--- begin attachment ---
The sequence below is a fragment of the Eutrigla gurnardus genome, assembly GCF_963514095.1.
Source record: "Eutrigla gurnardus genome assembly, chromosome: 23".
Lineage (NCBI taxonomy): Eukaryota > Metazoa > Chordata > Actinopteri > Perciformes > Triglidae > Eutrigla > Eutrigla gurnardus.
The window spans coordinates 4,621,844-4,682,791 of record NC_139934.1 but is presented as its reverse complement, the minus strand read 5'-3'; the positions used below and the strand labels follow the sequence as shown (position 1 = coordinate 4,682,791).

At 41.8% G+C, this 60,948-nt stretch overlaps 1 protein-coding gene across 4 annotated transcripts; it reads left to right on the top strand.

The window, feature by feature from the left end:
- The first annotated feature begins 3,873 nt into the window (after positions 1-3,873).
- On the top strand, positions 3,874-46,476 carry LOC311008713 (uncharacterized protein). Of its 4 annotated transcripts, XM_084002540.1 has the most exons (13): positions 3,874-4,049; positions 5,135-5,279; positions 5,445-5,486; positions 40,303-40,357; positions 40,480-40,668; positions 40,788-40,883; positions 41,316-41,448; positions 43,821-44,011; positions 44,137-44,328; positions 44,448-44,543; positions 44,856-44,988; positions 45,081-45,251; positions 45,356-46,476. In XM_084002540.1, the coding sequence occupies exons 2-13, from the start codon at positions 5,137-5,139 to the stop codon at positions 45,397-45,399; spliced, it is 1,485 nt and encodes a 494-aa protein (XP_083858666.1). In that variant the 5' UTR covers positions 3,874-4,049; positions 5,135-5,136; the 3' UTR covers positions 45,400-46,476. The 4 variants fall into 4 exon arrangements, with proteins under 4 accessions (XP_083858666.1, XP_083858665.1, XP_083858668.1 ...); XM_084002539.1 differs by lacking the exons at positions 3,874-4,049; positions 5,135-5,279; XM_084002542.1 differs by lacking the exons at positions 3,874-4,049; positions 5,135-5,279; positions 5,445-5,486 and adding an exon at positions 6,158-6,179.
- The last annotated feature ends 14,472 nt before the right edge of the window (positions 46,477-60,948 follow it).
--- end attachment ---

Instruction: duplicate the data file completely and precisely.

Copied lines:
The sequence below is a fragment of the Eutrigla gurnardus genome, assembly GCF_963514095.1.
Source record: "Eutrigla gurnardus genome assembly, chromosome: 23".
Lineage (NCBI taxonomy): Eukaryota > Metazoa > Chordata > Actinopteri > Perciformes > Triglidae > Eutrigla > Eutrigla gurnardus.
The window spans coordinates 4,621,844-4,682,791 of record NC_139934.1 but is presented as its reverse complement, the minus strand read 5'-3'; the positions used below and the strand labels follow the sequence as shown (position 1 = coordinate 4,682,791).

At 41.8% G+C, this 60,948-nt stretch overlaps 1 protein-coding gene across 4 annotated transcripts; it reads left to right on the top strand.

The window, feature by feature from the left end:
- The first annotated feature begins 3,873 nt into the window (after positions 1-3,873).
- On the top strand, positions 3,874-46,476 carry LOC311008713 (uncharacterized protein). Of its 4 annotated transcripts, XM_084002540.1 has the most exons (13): positions 3,874-4,049; positions 5,135-5,279; positions 5,445-5,486; positions 40,303-40,357; positions 40,480-40,668; positions 40,788-40,883; positions 41,316-41,448; positions 43,821-44,011; positions 44,137-44,328; positions 44,448-44,543; positions 44,856-44,988; positions 45,081-45,251; positions 45,356-46,476. In XM_084002540.1, the coding sequence occupies exons 2-13, from the start codon at positions 5,137-5,139 to the stop codon at positions 45,397-45,399; spliced, it is 1,485 nt and encodes a 494-aa protein (XP_083858666.1). In that variant the 5' UTR covers positions 3,874-4,049; positions 5,135-5,136; the 3' UTR covers positions 45,400-46,476. The 4 variants fall into 4 exon arrangements, with proteins under 4 accessions (XP_083858666.1, XP_083858665.1, XP_083858668.1 ...); XM_084002539.1 differs by lacking the exons at positions 3,874-4,049; positions 5,135-5,279; XM_084002542.1 differs by lacking the exons at positions 3,874-4,049; positions 5,135-5,279; positions 5,445-5,486 and adding an exon at positions 6,158-6,179.
- The last annotated feature ends 14,472 nt before the right edge of the window (positions 46,477-60,948 follow it).